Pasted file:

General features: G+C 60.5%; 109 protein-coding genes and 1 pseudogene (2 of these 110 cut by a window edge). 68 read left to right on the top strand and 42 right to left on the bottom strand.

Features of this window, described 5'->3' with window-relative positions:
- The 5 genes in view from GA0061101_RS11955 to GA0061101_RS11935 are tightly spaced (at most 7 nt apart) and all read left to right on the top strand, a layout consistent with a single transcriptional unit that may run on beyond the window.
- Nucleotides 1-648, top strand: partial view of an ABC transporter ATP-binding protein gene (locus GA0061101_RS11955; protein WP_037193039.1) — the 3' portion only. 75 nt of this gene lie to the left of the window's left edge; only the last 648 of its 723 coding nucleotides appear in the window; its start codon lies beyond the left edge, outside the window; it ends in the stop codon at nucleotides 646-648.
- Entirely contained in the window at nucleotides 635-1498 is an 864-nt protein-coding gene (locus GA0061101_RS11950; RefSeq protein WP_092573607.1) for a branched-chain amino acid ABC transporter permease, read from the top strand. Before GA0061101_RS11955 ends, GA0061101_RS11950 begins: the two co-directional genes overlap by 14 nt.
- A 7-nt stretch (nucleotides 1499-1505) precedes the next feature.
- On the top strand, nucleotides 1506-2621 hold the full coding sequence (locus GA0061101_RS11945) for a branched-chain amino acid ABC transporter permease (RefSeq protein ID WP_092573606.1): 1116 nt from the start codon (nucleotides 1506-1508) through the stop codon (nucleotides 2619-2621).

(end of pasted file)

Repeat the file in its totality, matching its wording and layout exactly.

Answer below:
General features: G+C 60.5%; 109 protein-coding genes and 1 pseudogene (2 of these 110 cut by a window edge). 68 read left to right on the top strand and 42 right to left on the bottom strand.

Features of this window, described 5'->3' with window-relative positions:
- The 5 genes in view from GA0061101_RS11955 to GA0061101_RS11935 are tightly spaced (at most 7 nt apart) and all read left to right on the top strand, a layout consistent with a single transcriptional unit that may run on beyond the window.
- Nucleotides 1-648, top strand: partial view of an ABC transporter ATP-binding protein gene (locus GA0061101_RS11955; protein WP_037193039.1) — the 3' portion only. 75 nt of this gene lie to the left of the window's left edge; only the last 648 of its 723 coding nucleotides appear in the window; its start codon lies beyond the left edge, outside the window; it ends in the stop codon at nucleotides 646-648.
- Entirely contained in the window at nucleotides 635-1498 is an 864-nt protein-coding gene (locus GA0061101_RS11950; RefSeq protein WP_092573607.1) for a branched-chain amino acid ABC transporter permease, read from the top strand. Before GA0061101_RS11955 ends, GA0061101_RS11950 begins: the two co-directional genes overlap by 14 nt.
- A 7-nt stretch (nucleotides 1499-1505) precedes the next feature.
- On the top strand, nucleotides 1506-2621 hold the full coding sequence (locus GA0061101_RS11945) for a branched-chain amino acid ABC transporter permease (RefSeq protein ID WP_092573606.1): 1116 nt from the start codon (nucleotides 1506-1508) through the stop codon (nucleotides 2619-2621).